An eight-minute video that shows the Boulder King Soopers mass shooting suspect inside the grocery store during the attack will be kept secret from the public even though it will be presented as evidence at an upcoming court hearing, a Boulder County district court judge ruled.
District Attorney Michael Dougherty cited the need to protect victims’ privacy and the defendant’s right to a fair trial in his July request that the video be made secret and not played in open court, but some experts say the move clashes with a cornerstone of the court system and violates a new state rule that governs when and how court records can be sealed.
“It‘s really a foundational principle of our country that we have open trials and open criminal proceedings in order to keep all of the parties involved honest,” said attorney Steve Zansberg, president of the Colorado Freedom of Information Coalition.
The district attorney’s office created the video to show the movements of 30-year-old during the nearly hour-long mass shooting on March 22, court records show. Alissa is charged with killing 10 people in and around the store.
Dougherty asked that 20th Judicial District Chief Judge Ingrid Bakke review the video in advance of Alissa’s Sept. 7 preliminary hearing, so that witnesses could refer to it during testimony without the footage being played in open court. He also requested the video be sealed until the prosecution’s entire case against Alissa is finished.
Bakke granted the request, which was not opposed by Alissa’s public defenders, in a one-line order on July 26.
That order, Zansberg said, is in “clear violation” of a new rule put in place by the Colorado Supreme Court this year that governs when judges can suppress court records from public review. The rule requires that judges explain in writing why public access is being restricted.
“So that doesn’t satisfy the rule,” Zansberg said of Bakke’s one-line order. He added that to seal a record, judges must also find that simply redacting parts of the record — like by blurring faces or cutting some footage — is not sufficient.
Dougherty declined to comment through spokeswoman Shannon Carbone, who said in an email that both the DA’s office and the court “are in full compliance with the rule of law,” and that the preliminary hearing and trial are both open to the public.
Former Boulder County District Attorney Stan Garnett said the prosecution is clearly attempting to manage pretrial publicity and avoid biasing the jury pool by releasing a likely graphic video, but said the secrecy request is “pretty unusual.”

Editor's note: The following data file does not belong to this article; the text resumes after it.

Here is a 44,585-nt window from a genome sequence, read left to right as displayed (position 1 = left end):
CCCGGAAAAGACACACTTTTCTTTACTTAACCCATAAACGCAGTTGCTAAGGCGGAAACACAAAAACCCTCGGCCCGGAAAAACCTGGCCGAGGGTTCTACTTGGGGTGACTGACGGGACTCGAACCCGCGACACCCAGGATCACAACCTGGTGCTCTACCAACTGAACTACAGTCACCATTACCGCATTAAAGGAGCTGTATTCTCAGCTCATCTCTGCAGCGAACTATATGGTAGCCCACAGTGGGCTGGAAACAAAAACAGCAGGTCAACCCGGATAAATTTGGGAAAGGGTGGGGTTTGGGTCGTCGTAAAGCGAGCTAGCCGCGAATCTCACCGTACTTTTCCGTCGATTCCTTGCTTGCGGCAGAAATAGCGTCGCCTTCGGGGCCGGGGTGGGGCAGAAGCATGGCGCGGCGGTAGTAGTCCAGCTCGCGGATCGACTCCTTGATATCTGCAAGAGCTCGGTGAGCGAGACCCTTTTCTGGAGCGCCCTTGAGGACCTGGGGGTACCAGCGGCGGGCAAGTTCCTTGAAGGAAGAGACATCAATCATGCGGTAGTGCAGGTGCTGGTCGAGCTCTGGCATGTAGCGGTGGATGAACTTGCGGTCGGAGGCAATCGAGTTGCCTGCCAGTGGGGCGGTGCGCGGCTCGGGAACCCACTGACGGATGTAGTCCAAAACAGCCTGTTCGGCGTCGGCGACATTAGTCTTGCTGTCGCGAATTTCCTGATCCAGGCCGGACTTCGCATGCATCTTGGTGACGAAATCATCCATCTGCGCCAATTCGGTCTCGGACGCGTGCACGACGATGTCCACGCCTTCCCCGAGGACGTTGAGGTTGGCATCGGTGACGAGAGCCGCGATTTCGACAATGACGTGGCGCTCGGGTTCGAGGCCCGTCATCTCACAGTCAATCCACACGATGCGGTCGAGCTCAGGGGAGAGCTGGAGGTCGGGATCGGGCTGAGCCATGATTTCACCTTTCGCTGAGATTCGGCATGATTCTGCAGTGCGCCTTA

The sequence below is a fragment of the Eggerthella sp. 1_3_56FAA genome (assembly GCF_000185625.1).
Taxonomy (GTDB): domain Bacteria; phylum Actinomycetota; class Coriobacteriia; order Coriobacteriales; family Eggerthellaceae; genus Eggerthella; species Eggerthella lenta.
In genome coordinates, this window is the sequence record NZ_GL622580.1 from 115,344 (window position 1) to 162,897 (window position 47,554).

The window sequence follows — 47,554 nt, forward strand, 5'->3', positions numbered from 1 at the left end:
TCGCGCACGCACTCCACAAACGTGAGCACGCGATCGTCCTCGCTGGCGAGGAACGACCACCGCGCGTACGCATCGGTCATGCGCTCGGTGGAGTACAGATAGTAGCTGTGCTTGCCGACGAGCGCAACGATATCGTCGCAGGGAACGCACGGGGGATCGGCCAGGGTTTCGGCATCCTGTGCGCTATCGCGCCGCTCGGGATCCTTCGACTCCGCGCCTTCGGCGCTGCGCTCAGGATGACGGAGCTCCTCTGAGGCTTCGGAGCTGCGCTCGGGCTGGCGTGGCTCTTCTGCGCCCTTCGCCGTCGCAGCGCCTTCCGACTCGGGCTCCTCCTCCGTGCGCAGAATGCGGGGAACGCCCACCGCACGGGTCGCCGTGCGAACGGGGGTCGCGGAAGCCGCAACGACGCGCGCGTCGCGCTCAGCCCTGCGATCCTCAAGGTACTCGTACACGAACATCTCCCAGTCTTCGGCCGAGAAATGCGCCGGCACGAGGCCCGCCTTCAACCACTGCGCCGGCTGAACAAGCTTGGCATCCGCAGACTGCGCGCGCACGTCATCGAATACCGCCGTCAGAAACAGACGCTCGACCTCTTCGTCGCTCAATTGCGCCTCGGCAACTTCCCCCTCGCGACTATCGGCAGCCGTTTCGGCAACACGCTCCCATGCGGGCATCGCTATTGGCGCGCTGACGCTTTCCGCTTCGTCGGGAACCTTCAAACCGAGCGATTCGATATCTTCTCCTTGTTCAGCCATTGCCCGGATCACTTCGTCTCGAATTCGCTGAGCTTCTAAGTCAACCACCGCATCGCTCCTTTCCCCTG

“There is a clear First Amendment obligation for all proceedings in a case to be public,” he said. “And often the prosecution and the defense will collaborate to keep that from happening. The prosecution because they don’t want a change of venue, and the defense because they don’t want anyone to know what a (jerk) their client is.”
When former 18th Judicial District Attorney George Brauchler prosecuted the 2012 Aurora movie theater mass shooting, his office asked the judge to block the public’s view to gruesome crime scene and autopsy photos during trial. But then-District Court Judge Carlos Samour, who now serves on the state Supreme Court, denied that request, in part because of the public’s right to observe court proceedings.
“As much as the Court understands and respects the family members’ desire for privacy, under the law, this is not a compelling and overriding interest that outweighs the defendant’s constitutional right to a public trial or the public’s and the media’s right of access to open proceedings,” he wrote at the time.
In Alissa’s case, however, the exhibit was sealed in a preliminary hearing, not a trial, and only one video has been sealed, not more than a hundred photos and a 45-minute video as was requested in the Aurora case. The public’s right to know isn’t “unqualified,” Brauchler said.
“If it were more than this piece of evidence, I’d say ‘OK, every single piece they keep from the public at this stage I’d be a little more concerned about if they ask the judge to rely on it for the probable cause finding,’ ” he said. “But for something like this, it does not shock the conscience, it does not bother me too much, it doesn’t make me feel like, ‘Oh my gosh, this whole thing is in secret’ — because it’s not.”
But Zansberg said the sealing of the exhibit essentially constitutes a courtroom closure which must be done only if the circumstances meet a high First Amendment standard.
“Were the courts to countenance this type of ‘end run’ around the public’s right to attend judicial proceedings,” he said, “(it) would make an utter mockery of that constitutional right.”
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